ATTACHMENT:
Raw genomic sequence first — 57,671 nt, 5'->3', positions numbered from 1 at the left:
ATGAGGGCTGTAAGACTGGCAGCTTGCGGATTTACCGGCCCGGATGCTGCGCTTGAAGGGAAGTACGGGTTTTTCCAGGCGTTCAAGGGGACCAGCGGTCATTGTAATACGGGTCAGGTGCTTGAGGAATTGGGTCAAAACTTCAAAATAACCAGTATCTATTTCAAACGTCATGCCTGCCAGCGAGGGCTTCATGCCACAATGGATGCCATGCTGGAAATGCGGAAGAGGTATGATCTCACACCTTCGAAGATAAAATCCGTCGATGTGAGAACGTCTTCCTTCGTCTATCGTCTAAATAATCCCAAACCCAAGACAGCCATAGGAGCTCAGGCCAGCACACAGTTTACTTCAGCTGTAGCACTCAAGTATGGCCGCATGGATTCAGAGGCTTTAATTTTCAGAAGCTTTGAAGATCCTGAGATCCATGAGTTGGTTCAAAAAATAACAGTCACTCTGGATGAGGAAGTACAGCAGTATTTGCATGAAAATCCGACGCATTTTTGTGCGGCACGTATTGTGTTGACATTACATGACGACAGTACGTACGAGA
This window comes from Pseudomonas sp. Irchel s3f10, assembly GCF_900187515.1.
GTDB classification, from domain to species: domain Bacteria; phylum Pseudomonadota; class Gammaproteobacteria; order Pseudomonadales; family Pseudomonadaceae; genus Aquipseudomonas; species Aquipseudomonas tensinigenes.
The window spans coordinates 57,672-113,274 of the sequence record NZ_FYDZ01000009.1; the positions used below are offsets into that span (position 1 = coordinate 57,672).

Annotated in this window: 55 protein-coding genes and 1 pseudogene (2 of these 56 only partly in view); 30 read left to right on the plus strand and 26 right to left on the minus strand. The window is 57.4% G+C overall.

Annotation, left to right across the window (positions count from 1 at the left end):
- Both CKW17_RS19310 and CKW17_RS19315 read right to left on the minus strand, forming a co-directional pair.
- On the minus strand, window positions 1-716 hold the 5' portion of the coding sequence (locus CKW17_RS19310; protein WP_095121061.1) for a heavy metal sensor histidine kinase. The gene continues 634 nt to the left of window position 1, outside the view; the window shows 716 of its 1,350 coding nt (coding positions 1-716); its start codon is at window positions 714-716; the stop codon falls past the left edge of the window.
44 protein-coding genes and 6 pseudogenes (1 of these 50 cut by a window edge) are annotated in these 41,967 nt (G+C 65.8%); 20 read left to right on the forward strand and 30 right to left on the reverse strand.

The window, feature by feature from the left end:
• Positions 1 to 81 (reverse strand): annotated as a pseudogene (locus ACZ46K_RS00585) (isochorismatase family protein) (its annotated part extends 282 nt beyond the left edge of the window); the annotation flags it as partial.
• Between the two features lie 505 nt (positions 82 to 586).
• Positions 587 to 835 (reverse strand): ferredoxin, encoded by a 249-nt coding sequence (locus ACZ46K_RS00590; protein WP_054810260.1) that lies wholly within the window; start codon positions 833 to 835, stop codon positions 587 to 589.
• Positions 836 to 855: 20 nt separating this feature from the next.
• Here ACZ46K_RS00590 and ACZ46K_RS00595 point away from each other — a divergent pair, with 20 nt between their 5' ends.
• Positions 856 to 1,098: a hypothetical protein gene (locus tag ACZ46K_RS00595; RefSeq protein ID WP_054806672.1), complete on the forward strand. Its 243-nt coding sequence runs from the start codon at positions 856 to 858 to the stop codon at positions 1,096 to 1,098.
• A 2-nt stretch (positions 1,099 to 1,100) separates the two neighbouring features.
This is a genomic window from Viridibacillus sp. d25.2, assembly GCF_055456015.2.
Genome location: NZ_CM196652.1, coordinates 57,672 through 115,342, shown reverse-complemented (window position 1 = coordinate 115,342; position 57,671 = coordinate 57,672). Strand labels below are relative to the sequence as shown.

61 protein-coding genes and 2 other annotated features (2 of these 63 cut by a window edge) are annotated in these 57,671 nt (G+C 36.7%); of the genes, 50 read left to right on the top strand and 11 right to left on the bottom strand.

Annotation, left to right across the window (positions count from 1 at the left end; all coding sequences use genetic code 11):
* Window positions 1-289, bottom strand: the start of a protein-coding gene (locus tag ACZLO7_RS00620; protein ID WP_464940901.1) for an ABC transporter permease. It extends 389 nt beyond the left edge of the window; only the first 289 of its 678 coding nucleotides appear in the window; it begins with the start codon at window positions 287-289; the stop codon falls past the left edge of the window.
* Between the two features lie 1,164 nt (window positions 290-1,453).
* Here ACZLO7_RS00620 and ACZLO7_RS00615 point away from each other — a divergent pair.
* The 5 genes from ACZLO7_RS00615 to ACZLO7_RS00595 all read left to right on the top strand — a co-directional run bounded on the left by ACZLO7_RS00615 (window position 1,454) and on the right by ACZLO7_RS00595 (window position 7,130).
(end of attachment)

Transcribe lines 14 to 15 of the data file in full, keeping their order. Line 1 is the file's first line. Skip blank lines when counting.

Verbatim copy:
• Positions 587 to 835 (reverse strand): ferredoxin, encoded by a 249-nt coding sequence (locus ACZ46K_RS00590; protein WP_054810260.1) that lies wholly within the window; start codon positions 833 to 835, stop codon positions 587 to 589.
• Positions 836 to 855: 20 nt separating this feature from the next.